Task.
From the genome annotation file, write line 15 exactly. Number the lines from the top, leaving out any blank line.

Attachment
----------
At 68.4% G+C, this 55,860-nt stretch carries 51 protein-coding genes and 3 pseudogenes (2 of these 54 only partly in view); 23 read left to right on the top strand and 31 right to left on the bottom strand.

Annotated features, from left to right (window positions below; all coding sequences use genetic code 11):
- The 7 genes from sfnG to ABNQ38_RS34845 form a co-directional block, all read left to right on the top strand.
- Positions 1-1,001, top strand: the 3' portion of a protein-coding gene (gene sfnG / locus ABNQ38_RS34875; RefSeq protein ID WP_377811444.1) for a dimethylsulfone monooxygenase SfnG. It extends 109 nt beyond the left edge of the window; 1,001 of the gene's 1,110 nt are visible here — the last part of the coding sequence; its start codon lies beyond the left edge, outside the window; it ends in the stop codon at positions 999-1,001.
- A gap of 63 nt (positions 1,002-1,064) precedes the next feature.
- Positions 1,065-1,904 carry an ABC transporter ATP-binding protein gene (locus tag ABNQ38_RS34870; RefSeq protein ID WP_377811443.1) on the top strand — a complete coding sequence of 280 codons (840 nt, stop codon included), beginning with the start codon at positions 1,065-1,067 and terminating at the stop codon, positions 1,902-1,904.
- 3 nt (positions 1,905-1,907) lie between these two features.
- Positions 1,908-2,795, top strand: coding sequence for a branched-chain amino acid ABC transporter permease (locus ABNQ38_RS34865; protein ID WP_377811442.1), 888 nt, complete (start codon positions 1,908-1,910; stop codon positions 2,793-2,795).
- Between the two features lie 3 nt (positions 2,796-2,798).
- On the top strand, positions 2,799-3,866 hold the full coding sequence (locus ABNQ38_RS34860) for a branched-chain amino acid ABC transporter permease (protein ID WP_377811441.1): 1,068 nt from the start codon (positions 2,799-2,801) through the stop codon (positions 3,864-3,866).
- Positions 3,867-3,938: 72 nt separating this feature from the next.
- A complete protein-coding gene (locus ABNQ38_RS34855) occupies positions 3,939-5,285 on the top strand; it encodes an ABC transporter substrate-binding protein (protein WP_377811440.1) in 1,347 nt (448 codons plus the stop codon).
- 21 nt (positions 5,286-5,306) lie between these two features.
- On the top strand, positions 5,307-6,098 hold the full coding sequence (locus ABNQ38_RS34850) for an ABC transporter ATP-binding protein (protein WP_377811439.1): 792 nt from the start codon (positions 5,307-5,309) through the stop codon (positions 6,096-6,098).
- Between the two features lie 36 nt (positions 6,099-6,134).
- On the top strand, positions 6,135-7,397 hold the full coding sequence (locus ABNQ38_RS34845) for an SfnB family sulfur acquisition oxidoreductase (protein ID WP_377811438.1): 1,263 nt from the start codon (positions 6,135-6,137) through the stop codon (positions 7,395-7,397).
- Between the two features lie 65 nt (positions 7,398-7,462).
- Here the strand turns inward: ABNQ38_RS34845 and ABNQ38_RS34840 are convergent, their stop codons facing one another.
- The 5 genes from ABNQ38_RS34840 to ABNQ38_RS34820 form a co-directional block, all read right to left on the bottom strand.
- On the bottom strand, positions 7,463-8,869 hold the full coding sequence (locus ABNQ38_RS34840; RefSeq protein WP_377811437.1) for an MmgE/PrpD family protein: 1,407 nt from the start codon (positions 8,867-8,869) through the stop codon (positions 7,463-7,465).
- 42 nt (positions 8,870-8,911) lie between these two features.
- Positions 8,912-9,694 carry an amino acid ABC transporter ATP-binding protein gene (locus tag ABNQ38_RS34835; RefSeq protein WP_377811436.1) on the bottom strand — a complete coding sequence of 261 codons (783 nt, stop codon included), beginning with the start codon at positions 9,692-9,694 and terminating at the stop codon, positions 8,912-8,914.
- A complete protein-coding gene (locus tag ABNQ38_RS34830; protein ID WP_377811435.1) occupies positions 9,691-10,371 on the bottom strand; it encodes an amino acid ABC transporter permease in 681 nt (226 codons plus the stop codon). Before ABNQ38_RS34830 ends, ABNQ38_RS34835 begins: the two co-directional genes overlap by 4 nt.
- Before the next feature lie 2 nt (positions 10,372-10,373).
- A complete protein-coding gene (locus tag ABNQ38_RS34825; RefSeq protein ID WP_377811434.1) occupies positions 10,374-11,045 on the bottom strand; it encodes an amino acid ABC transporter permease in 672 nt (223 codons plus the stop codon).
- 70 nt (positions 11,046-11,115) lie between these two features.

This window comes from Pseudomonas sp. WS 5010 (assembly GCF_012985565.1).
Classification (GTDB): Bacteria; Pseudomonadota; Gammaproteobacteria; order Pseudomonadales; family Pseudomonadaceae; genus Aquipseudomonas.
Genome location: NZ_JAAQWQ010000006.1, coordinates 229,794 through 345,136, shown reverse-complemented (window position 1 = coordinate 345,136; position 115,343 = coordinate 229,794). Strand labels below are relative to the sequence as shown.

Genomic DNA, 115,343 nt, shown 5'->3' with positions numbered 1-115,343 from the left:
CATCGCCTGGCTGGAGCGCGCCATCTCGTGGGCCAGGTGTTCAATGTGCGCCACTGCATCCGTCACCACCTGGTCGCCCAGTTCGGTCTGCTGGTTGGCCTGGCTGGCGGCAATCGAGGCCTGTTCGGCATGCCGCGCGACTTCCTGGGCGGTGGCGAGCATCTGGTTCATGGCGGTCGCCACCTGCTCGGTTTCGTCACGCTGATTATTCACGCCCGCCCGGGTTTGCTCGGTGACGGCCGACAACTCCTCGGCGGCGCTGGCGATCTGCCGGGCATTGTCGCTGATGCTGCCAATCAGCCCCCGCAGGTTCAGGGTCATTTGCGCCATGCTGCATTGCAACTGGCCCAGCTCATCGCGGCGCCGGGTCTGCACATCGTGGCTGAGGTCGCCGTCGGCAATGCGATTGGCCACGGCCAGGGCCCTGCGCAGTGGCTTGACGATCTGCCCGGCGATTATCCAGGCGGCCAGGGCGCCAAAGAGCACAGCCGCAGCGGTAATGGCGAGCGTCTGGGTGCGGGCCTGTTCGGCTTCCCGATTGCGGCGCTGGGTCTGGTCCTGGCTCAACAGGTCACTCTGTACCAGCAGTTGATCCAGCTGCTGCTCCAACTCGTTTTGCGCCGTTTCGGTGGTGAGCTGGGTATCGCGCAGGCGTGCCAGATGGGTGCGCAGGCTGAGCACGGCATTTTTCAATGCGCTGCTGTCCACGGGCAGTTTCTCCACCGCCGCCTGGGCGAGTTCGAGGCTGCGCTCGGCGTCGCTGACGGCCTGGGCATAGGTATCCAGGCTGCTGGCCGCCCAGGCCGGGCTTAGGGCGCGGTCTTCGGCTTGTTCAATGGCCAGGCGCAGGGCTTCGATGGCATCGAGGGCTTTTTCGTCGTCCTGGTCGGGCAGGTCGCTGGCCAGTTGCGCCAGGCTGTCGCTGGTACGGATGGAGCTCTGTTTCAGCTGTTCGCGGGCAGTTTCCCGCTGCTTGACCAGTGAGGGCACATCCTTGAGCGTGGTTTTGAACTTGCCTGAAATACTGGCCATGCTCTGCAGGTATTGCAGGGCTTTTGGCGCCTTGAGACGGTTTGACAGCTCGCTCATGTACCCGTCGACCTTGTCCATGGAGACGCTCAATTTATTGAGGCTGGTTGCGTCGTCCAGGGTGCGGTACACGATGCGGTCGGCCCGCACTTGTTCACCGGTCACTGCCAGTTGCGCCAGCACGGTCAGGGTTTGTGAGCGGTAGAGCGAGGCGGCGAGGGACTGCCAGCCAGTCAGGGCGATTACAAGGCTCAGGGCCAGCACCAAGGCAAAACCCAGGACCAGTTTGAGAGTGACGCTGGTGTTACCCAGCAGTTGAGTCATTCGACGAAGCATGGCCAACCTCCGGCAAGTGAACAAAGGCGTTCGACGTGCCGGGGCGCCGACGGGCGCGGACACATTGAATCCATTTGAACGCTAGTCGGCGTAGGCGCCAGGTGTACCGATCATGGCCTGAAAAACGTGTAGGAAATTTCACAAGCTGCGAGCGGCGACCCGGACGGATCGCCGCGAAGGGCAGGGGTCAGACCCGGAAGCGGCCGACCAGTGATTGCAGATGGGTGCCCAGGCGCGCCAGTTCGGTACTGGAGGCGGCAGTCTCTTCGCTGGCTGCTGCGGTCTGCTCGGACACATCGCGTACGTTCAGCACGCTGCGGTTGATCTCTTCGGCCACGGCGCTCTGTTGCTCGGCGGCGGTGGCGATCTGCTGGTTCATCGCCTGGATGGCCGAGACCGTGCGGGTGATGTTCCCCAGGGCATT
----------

- Between the two features lie 36 nt (positions 6,099-6,134).